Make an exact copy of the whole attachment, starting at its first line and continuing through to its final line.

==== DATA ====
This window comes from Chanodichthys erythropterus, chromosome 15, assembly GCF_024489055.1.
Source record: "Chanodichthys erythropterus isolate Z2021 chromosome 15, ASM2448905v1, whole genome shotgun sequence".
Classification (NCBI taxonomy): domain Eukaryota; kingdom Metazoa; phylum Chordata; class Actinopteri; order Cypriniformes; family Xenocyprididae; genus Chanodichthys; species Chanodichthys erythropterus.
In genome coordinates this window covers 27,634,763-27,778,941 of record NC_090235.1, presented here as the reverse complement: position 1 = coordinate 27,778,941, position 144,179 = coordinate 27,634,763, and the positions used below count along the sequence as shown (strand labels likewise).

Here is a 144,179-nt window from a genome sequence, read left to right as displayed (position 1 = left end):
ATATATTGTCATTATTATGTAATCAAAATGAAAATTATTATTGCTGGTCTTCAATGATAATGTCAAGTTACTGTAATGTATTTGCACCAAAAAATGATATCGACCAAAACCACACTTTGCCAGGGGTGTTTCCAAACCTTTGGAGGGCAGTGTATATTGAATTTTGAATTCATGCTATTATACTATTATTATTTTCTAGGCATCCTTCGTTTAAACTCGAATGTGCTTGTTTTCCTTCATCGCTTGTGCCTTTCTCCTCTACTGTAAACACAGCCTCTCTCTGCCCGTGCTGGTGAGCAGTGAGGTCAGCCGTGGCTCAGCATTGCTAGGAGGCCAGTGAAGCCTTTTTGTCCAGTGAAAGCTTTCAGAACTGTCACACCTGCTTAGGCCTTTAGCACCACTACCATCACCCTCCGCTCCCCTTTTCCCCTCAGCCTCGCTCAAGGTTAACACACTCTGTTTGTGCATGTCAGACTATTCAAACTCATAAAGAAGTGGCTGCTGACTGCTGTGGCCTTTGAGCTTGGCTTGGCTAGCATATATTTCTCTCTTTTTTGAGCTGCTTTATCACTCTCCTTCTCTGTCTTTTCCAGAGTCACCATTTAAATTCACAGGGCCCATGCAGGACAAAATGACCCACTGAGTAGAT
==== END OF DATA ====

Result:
This window comes from Chanodichthys erythropterus, chromosome 15, assembly GCF_024489055.1.
Source record: "Chanodichthys erythropterus isolate Z2021 chromosome 15, ASM2448905v1, whole genome shotgun sequence".
Classification (NCBI taxonomy): domain Eukaryota; kingdom Metazoa; phylum Chordata; class Actinopteri; order Cypriniformes; family Xenocyprididae; genus Chanodichthys; species Chanodichthys erythropterus.
In genome coordinates this window covers 27,634,763-27,778,941 of record NC_090235.1, presented here as the reverse complement: position 1 = coordinate 27,778,941, position 144,179 = coordinate 27,634,763, and the positions used below count along the sequence as shown (strand labels likewise).

Here is a 144,179-nt window from a genome sequence, read left to right as displayed (position 1 = left end):
ATATATTGTCATTATTATGTAATCAAAATGAAAATTATTATTGCTGGTCTTCAATGATAATGTCAAGTTACTGTAATGTATTTGCACCAAAAAATGATATCGACCAAAACCACACTTTGCCAGGGGTGTTTCCAAACCTTTGGAGGGCAGTGTATATTGAATTTTGAATTCATGCTATTATACTATTATTATTTTCTAGGCATCCTTCGTTTAAACTCGAATGTGCTTGTTTTCCTTCATCGCTTGTGCCTTTCTCCTCTACTGTAAACACAGCCTCTCTCTGCCCGTGCTGGTGAGCAGTGAGGTCAGCCGTGGCTCAGCATTGCTAGGAGGCCAGTGAAGCCTTTTTGTCCAGTGAAAGCTTTCAGAACTGTCACACCTGCTTAGGCCTTTAGCACCACTACCATCACCCTCCGCTCCCCTTTTCCCCTCAGCCTCGCTCAAGGTTAACACACTCTGTTTGTGCATGTCAGACTATTCAAACTCATAAAGAAGTGGCTGCTGACTGCTGTGGCCTTTGAGCTTGGCTTGGCTAGCATATATTTCTCTCTTTTTTGAGCTGCTTTATCACTCTCCTTCTCTGTCTTTTCCAGAGTCACCATTTAAATTCACAGGGCCCATGCAGGACAAAATGACCCACTGAGTAGAT